Six Queensland icons with links to Ipswich

Queensland Day is celebrated each year on 6 June. It is a celebration of the state’s birthday and its official separation from New South Wales as an independent colony in 1859. Queensland Day is an opportunity to commemorate the state’s culture heritage, people, places and industry. In the spirit of Queensland Day, here are six Queensland icons with links to Ipswich.

Allan Langer (Rugby league great)

When rugby league master coach Wayne Bennett needed something special to claim the 2001 State of Origin series for Queensland it was Ipswich’s Allan Langer he turned to. With the series tied at 1-all, Langer, who at the time played for English club Warrington Wolves, snuck back into the country using a false name to board a plane home for his 31st Origin appearance. The dynamic halfback inspired the Maroons to a 40-14 victory and series win. It was just one highlight in an outstanding career during which Langer scored 494 points at club level, represented his state and country and inspired countless youngsters on footy fields across the nation.

d’Arcy Doyle (Artist)

Few artists have captured the essence of regional and country life in Queensland and Australia as beautifully as Ipswich artist d’Arcy Doyle. Doyle was born in 1932 as William d’Arcy Doyle to Irish Catholics Thomas and Marguerite Doyle. He quickly became known as d’Arcy, and his parents later had his name officially changed. Doyle knew early on he had a passion for art, studying and copying the work of local sign writers to teach himself. However, it was not until the 1960s after a stint in the navy, which included a tour of duty in the Korean War, that he turned to art full time. His career took off and he marketed many of his paintings as prints. As a result, it was once estimated one in 10 Australian homes had one of his works in some form – be it a painting, calendar, biscuit tin, etc. The Doyle family lived at 39 Darling Street, Ipswich with the house and surrounding area featuring in many of Doyle’s paintings. Doyle passed away in 2001.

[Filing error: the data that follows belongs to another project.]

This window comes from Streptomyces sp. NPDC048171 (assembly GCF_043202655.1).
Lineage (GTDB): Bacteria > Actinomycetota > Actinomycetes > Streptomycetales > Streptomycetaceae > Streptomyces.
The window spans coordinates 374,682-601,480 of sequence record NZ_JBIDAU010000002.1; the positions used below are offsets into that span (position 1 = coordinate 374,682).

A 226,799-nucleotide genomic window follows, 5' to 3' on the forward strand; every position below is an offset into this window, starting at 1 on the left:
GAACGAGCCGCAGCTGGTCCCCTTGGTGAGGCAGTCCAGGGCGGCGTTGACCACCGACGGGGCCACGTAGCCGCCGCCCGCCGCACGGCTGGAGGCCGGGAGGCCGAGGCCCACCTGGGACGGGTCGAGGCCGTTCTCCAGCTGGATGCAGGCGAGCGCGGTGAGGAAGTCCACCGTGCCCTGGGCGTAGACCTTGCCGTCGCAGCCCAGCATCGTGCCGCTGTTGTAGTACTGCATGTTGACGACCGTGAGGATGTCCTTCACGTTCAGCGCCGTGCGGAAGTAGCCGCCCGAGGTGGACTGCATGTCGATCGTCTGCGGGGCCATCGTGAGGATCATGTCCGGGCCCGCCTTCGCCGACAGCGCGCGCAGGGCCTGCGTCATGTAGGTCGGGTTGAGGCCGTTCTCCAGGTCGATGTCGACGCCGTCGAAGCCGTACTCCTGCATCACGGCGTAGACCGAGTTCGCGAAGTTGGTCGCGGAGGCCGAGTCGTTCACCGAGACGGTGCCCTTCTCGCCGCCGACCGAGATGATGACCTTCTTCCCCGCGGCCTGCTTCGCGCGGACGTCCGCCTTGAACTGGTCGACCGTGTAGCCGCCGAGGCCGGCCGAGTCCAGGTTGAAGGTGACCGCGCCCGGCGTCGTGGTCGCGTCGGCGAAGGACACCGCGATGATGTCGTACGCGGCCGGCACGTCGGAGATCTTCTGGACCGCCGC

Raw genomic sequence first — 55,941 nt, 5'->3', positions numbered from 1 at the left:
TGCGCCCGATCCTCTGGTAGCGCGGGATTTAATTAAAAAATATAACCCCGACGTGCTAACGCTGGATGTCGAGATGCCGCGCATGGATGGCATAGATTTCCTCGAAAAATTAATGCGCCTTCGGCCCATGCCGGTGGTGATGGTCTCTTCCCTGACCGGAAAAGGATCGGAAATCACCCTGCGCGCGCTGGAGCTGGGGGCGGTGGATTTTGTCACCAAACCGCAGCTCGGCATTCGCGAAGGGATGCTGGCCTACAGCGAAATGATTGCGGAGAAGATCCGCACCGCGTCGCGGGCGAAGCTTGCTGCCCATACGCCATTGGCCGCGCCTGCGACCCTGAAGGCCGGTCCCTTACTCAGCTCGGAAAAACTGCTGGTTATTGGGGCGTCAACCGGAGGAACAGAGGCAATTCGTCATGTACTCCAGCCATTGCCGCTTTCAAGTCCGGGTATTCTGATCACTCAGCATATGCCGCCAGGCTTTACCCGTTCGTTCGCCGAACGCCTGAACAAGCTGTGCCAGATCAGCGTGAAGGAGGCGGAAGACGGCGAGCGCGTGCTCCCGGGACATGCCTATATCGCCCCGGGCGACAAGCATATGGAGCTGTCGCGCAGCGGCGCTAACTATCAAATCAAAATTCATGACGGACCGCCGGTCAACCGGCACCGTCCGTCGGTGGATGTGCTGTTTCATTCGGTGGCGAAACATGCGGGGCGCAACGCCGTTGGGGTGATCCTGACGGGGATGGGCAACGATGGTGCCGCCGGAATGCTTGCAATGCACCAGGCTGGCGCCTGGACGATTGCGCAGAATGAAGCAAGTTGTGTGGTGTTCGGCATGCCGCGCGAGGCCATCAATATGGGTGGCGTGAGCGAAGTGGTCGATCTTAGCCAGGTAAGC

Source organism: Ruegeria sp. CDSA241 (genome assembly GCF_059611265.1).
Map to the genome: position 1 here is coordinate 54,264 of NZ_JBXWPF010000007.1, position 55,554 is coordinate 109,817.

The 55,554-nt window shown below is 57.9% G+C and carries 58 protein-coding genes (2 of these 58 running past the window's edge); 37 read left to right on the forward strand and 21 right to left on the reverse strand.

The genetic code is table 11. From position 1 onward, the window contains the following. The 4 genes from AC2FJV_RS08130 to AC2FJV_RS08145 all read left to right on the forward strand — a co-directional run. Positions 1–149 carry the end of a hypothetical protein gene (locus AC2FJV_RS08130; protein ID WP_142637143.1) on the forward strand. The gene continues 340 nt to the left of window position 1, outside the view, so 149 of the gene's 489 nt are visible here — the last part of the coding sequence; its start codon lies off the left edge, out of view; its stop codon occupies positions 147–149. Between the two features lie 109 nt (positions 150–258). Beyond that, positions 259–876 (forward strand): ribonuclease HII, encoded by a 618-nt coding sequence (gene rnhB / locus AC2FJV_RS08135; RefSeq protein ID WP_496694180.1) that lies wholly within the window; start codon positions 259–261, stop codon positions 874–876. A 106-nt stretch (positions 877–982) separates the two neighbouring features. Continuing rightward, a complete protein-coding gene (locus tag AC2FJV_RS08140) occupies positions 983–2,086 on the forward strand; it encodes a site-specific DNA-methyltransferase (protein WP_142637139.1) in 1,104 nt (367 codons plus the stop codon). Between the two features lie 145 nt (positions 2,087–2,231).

Photo courtesy Picture Ipswich.

John Bradfield (Engineer)

The legacy of John Bradfield to Queensland and Australia remains highly visible to this day. Bradfield was born at Sandgate before going on to do his early education at Ipswich North State School. He later studied at Ipswich Grammar School on a scholarship and was dux of the school before completing a Bachelor degree and Masters in engineering at University of Sydney. He has been described as “small in stature, with a quiet and humorous disposition” and “an outstanding Australian engineer in his generation”. In 1915 while working for NSW’s Public Works Department he proposed a grand scheme for Sydney’s railways involving electrification of the suburban railways, a city underground railway and the Sydney Harbour Bridge. World War I meant the proposals did not go ahead for several years, but Bradfield went on to oversee the design and construction of the iconic Sydney Harbour Bridge and later Brisbane’s Story Bridge. He also designed several railway stations including Circular Quay railway station. He also designed the Cataract and Burrinjuck Dams in NSW. Bradfield died 23 September 1943.

Matthew Hickey (Barrister and The Ten Tenors co-founder)

Queenslanders have Matthew Hickey, in part, to thank for the Ten Tenors. The Ipswich born barrister co-founded the internationally acclaimed ensemble. With the group, he performed in high-profile venues around the world and was the ensemble’s executive producer and artistic director until 2010. The Ten Tenors have played to more than 90 million people worldwide and are regarded as “Australia’s premier classical-crossover group”. Hickey is highly regarded in legal circles, and was named in The Australian Financial Review’s Best Lawyers in Australia list for 2018. He has also done significant work with charitable associations and community groups.

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Shane Watson (Cricketer)

There is not much in the game of cricket that Shane Watson has not done. The 36-year-old Ipswich allrounder has represented his region, state and country. He is a right-handed batsman and right-handed fast-medium swing bowler. Watson made his international debut in 2002 in a One Day International and went on to play 59 Tests, 190 One Day Internationals and 58 T20 Internationals, scoring 7,915 runs and taking 213 wickets at the top level before retiring in 2016. Since then, he has continued to excite in the lucrative Indian Premier League. Just last month he scored an unbeaten 117 off 57 balls to lead the Chennai Super Kings to a tournament win. He has also starred in the popular Big Bash League, Pakistan Super League and Caribbean Premier League. To this day he still holds several T20 International and One Day International records.

John Birmingham (Author)

Birmingham is one of Australia’s most entertaining writers. He is well acquainted with Ipswich having completed his senior schooling at Saint Edmund’s College. Birmingham went on to study at the University of Queensland before writing the iconic 1994 novel He Died With A Felafel in His Hand. It told stories about living in share houses and was later adapted into a stage play before being turned into a film. Since then, Birmingham has released several series and other titles. He is also well-known for his incisive commentary in newspaper, magazine and online articles.

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